Result: Like so many PRs this year I wasn’t really actively working on this one but it just happened…one night at the trach during a speed workout I ended up putting up and new mile PR during training and in my new PR 5k of 20:35, I ended up putting up a new fastest mile of 6:26 in the first mile of the race. At some point I’ll actually go out and try to run a mile flat out and see what kind of PR I can put up.


Goal 4: 1000 miles in 2016.

Last year I said…”By running between two to six days a week (with I thing maybe two weeks off) I was right on schedule to hit 1K in December 2015. Shouldn’t be too difficult to hit this again.”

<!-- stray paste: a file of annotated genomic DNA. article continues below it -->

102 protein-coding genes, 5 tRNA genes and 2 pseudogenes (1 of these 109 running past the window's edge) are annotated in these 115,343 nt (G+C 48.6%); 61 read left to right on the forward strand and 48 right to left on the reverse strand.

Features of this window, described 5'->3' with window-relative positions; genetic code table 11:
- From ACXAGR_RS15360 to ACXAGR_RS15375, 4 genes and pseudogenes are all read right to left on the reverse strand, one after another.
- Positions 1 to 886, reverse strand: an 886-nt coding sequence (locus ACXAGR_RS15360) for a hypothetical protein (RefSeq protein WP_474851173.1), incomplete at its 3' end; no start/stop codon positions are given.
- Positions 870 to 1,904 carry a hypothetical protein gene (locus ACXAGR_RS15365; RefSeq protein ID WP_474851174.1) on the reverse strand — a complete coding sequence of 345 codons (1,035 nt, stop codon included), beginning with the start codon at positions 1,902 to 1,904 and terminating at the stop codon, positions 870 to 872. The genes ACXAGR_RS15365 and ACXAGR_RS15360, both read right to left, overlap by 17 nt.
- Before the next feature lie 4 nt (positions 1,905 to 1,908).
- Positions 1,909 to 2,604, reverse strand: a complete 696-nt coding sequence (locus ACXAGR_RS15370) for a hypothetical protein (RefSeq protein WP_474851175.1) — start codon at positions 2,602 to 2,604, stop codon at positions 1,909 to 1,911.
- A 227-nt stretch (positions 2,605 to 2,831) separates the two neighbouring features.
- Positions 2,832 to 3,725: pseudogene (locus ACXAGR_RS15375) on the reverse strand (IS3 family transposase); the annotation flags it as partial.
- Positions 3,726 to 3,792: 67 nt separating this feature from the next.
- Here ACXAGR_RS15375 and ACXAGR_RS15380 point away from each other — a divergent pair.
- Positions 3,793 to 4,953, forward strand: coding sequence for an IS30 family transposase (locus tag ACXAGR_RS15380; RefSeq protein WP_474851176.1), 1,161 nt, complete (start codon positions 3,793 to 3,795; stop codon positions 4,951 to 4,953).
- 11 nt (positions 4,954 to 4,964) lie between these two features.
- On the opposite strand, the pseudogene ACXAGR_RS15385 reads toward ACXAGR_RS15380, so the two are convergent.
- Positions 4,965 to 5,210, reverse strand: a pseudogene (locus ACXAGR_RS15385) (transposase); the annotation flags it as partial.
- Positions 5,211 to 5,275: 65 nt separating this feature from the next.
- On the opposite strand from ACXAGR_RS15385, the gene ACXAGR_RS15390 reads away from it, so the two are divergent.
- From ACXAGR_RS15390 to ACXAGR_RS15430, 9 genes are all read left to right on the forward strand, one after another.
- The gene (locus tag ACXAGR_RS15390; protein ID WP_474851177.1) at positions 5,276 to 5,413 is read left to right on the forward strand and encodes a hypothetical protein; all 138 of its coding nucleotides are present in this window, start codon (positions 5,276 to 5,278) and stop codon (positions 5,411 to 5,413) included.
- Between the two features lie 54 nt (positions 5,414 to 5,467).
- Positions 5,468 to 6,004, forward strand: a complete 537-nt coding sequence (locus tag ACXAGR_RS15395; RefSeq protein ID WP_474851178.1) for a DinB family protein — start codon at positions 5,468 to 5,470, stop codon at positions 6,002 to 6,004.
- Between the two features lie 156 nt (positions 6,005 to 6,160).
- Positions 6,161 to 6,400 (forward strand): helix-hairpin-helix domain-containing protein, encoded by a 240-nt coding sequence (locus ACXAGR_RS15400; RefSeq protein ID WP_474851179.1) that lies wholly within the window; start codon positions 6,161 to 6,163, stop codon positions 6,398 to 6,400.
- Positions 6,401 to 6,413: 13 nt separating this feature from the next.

Result:  1,583 mi. Boom. Done.


Goal 5: 8 races this year.

Last year I said…”Already paid for and on the calendar are the Shamrockin’ Half in March and the Surfer’s Path Marathon in May. I’d like to hit some old favorites like the  Zoo Zoom (either 5K or 10K) in April, and a new favorite, Blood Sweat and Beers in July. Perhaps I’ll and a trail race or two like the Dirty Secret Run or Run on the Sly (hopefully that Ragnar). I would love to break my hiatus and do the CIM again which would put Urban Cow in my schedule as well. What to put in the eighth slot?”

Result: I hit the oldies and goodies I usually run plus added a couple more (especially a couple new 5Ks) to make a total of 11 races for the year.



Goal 6: Pace wife in her first Half Marathon.

Last year I said…”This one too is already on the books for the Shamrockin’ Half in March. She’ll be doing the whole Fleet Feet training program and everything so pacing her should be a piece of cake and a pleasure.”